Studying in New Zealand

Deciding to study in New Zealand is both an exciting as well as a daunting decision.

There is so much to be considered. This page contains some information that hopefully makes your planning a little easier. It is not meant to be exhaustive, just some helpful tips to make your experience a little more enjoyable.

Before you Decide

Before you decide where you are going to study in New Zealand, you should probably give some thought to where you would like to live. Good institutions can be found all over the country, so choosing where you would like to live is almost as important as which institution you would like to study at.

Some things you should consider when choosing where to study in New Zealand include:

  • New Zealand is made up of 2 islands (the North Island and the South Island) and the weather varies significantly across the country. If you are from a tropical climate, are you going to be happy living somewhere that is cold and wet for most of the year?
  • Do you want to live in a big city, or in a smaller town? Each have their attractions. For instance the cost of living is cheaper in smaller centres, but there are more entertainment options in the bigger cities.
  • Cost of living differentials. The cost of living while you study in New Zealand can vary greatly, even amongst the larger cities. Rent tends to be high in and around universities, so travelling to and from class may become a large and unavoidable expense.
  • What are your motivations for coming to study in New Zealand? Whilst having a large community of students from your country at the institution you choose to study at can be very comforting, surrounding yourself with people from home may make your study in New Zealand experience feel like, well, being at home!

When determining which education facility you are going to attend and what course may be of interest to you, a good place to start would be the Careers NZ website. (http://www.careers.govt.nz/education-and-training/tertiary-study-options/choosing-a-course/)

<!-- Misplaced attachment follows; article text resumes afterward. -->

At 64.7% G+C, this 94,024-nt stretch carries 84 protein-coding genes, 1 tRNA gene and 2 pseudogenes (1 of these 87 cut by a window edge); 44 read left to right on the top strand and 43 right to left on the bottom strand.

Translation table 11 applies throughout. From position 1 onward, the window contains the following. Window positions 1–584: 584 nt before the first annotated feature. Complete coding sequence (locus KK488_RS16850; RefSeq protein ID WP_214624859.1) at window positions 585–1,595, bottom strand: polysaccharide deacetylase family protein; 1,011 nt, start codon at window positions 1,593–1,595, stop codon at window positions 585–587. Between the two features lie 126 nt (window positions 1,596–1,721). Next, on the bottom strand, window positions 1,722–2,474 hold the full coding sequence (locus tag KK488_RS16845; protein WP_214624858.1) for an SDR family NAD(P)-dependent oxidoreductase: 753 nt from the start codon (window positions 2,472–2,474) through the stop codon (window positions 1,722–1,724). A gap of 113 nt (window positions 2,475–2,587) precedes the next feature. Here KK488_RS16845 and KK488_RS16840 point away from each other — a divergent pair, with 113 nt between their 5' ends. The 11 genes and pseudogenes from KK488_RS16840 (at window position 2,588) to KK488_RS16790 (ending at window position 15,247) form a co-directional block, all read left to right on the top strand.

In New Zealand there are lots of different ways to learn and places to study at tertiary level. There are eight universities, 20 polytechnics and institutes of technology, three wananga, over 700 private training establishments (PTEs) and nearly 40 Industry Training Organisations (ITOs). (http://www.nzqa.govt.nz/providers-partners/about-education-organisations/)

After you finish

Many students love New Zealand so much that they are interested in staying on after finishing their study in New Zealand. Perhaps post-study work rights are the main reason you are attracted to the prospect of studying in New Zealand? Depending on your course and motivations, it is likely that you will have some opportunity to stay on after you finish your study.

Some useful resources to help you determine whether you will have the right to continue to stay and work after you finish your study in New Zealand include the following:

Skill Shortage List: The list of skills that Immigration NZ has determined New Zealand is in need of (http://skillshortages.immigration.govt.nz/)

Department of Immigration: You can find out about New Zealand’s migration policies (http://www.immigration.govt.nz/).

NZQA – Coming to Study in New Zealand (http://www.nzqa.govt.nz/studying-in-new-zealand/coming-to-study-in-new-zealand/).

Caring for Internatinal Students – Code of practice (http://www.nzqa.govt.nz/studying-in-new-zealand/coming-to-study-in-new-zealand/)